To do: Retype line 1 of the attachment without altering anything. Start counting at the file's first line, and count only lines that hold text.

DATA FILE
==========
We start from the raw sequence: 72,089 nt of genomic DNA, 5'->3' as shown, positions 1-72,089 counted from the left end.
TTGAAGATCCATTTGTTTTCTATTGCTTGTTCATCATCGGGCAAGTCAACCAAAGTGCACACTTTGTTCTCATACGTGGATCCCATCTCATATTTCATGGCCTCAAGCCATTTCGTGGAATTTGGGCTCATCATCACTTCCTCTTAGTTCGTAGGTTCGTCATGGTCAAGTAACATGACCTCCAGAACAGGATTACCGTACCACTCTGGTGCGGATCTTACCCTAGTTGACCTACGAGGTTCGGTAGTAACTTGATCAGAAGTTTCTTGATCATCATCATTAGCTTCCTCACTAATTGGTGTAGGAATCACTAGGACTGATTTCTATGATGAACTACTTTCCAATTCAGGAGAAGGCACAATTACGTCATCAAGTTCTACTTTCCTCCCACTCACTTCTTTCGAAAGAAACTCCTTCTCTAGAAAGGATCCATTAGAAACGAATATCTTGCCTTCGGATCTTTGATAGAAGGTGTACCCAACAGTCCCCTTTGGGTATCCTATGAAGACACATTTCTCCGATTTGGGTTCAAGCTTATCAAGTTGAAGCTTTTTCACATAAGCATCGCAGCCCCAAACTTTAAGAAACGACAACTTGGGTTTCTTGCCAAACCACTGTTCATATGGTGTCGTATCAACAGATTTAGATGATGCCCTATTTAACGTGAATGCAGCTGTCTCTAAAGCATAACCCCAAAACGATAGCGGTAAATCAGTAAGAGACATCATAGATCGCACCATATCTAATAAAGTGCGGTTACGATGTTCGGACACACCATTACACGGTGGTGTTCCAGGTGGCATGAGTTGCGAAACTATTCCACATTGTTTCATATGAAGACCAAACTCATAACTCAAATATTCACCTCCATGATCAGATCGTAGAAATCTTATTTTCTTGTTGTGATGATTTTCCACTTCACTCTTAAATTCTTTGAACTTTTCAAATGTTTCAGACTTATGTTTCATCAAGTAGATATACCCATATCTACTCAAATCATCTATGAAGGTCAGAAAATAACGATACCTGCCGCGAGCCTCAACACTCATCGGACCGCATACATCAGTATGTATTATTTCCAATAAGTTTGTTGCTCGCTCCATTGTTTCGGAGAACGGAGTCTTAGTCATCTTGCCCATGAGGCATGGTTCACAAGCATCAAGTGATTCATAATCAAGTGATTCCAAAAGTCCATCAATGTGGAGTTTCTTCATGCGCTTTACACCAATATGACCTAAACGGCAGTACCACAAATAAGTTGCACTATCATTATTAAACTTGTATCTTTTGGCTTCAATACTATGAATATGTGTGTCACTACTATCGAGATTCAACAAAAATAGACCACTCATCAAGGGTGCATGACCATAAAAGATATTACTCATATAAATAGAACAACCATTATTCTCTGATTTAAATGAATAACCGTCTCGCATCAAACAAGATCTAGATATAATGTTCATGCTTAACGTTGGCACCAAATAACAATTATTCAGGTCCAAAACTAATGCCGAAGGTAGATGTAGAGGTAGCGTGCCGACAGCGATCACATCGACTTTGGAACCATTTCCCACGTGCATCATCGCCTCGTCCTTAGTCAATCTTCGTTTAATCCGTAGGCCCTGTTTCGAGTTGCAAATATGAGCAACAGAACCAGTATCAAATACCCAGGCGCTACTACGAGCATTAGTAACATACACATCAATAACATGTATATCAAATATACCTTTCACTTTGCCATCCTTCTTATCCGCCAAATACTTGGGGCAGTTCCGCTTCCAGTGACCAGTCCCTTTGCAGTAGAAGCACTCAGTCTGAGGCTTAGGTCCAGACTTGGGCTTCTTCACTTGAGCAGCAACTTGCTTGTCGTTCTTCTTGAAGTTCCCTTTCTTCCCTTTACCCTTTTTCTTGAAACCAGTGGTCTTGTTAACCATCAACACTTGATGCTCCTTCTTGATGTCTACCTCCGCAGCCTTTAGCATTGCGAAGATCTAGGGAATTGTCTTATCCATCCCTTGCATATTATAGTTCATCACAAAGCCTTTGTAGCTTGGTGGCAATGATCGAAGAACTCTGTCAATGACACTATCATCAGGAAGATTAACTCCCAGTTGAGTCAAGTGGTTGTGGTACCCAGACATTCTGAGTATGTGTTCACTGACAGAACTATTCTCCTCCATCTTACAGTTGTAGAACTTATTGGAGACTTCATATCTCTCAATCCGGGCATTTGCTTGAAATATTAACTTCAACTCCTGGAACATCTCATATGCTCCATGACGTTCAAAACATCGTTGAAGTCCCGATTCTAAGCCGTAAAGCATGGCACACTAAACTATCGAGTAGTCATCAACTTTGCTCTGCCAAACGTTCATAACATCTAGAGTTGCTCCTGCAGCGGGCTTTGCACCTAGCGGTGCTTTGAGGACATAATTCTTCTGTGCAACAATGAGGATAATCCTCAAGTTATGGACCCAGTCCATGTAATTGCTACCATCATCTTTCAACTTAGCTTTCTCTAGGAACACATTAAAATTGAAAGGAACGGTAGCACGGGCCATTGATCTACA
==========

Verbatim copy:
We start from the raw sequence: 72,089 nt of genomic DNA, 5'->3' as shown, positions 1-72,089 counted from the left end.